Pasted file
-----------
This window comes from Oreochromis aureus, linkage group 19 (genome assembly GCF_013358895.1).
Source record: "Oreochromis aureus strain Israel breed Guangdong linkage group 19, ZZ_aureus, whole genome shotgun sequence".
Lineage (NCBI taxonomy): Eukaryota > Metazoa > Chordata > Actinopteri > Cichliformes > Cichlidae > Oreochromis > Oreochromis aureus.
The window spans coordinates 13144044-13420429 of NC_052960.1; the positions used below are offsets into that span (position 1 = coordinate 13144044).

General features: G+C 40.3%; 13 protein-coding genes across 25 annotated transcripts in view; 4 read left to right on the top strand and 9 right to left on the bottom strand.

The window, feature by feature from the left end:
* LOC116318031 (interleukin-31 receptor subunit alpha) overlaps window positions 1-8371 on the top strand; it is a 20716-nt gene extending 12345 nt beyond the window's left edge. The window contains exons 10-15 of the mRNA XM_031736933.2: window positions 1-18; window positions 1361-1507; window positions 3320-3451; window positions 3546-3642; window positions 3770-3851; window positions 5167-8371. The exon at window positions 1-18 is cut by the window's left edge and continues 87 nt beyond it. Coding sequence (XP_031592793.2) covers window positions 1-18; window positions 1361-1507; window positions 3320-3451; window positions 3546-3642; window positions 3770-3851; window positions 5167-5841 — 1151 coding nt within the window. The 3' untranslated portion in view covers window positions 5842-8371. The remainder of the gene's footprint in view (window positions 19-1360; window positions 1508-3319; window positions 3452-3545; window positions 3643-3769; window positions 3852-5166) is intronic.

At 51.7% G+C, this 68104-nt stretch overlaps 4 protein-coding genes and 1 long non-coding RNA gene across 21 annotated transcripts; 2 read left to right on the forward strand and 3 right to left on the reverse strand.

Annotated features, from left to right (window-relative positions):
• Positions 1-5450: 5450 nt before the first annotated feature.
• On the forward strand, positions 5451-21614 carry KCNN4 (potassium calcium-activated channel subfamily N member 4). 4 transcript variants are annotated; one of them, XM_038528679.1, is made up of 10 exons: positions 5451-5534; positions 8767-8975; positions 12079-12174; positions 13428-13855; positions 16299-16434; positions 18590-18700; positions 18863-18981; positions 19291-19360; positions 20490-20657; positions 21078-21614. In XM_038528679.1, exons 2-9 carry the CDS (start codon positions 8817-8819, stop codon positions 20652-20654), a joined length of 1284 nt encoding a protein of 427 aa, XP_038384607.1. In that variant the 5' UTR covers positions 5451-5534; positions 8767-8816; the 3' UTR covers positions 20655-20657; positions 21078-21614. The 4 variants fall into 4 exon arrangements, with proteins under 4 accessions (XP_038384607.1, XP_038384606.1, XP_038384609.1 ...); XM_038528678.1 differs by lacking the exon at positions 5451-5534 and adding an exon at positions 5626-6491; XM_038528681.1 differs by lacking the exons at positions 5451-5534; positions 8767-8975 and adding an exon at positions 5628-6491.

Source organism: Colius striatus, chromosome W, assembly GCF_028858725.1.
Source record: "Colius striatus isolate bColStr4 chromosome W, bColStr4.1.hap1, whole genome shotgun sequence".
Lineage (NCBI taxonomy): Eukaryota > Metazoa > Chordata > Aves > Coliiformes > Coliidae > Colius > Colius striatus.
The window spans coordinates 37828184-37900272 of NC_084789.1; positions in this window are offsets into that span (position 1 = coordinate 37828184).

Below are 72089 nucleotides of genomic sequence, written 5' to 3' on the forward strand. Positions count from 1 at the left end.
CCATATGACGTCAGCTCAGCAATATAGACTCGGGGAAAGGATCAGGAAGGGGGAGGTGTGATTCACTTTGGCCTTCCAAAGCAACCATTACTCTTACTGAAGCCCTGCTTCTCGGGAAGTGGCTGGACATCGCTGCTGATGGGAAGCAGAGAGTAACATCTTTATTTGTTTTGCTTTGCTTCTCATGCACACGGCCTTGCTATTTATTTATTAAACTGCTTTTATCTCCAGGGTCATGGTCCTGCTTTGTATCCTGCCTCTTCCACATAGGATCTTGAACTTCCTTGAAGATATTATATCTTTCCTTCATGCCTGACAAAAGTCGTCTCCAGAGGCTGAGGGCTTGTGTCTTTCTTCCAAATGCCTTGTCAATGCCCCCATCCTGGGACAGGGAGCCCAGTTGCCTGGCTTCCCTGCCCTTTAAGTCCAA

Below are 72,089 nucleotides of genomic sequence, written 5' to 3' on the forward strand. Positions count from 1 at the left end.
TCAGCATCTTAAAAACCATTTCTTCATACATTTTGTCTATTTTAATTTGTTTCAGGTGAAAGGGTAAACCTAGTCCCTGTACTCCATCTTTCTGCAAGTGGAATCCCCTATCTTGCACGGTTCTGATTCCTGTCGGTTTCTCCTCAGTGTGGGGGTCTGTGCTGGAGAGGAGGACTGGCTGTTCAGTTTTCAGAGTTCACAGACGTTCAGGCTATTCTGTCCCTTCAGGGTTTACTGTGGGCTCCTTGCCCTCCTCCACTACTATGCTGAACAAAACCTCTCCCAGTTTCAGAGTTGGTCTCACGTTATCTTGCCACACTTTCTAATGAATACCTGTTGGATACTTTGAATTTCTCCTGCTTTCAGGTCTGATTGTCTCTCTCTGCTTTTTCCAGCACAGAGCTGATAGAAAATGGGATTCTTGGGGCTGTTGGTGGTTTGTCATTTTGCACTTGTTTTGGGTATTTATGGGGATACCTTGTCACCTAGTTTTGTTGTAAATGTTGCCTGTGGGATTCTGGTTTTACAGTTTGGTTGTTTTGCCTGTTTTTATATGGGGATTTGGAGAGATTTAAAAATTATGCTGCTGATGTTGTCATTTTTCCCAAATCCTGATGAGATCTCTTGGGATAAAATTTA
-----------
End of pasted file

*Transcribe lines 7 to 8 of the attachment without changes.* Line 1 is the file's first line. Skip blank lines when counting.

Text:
* LOC116318031 (interleukin-31 receptor subunit alpha) overlaps window positions 1-8371 on the top strand; it is a 20716-nt gene extending 12345 nt beyond the window's left edge. The window contains exons 10-15 of the mRNA XM_031736933.2: window positions 1-18; window positions 1361-1507; window positions 3320-3451; window positions 3546-3642; window positions 3770-3851; window positions 5167-8371. The exon at window positions 1-18 is cut by the window's left edge and continues 87 nt beyond it. Coding sequence (XP_031592793.2) covers window positions 1-18; window positions 1361-1507; window positions 3320-3451; window positions 3546-3642; window positions 3770-3851; window positions 5167-5841 — 1151 coding nt within the window. The 3' untranslated portion in view covers window positions 5842-8371. The remainder of the gene's footprint in view (window positions 19-1360; window positions 1508-3319; window positions 3452-3545; window positions 3643-3769; window positions 3852-5166) is intronic.

At 51.7% G+C, this 68104-nt stretch overlaps 4 protein-coding genes and 1 long non-coding RNA gene across 21 annotated transcripts; 2 read left to right on the forward strand and 3 right to left on the reverse strand.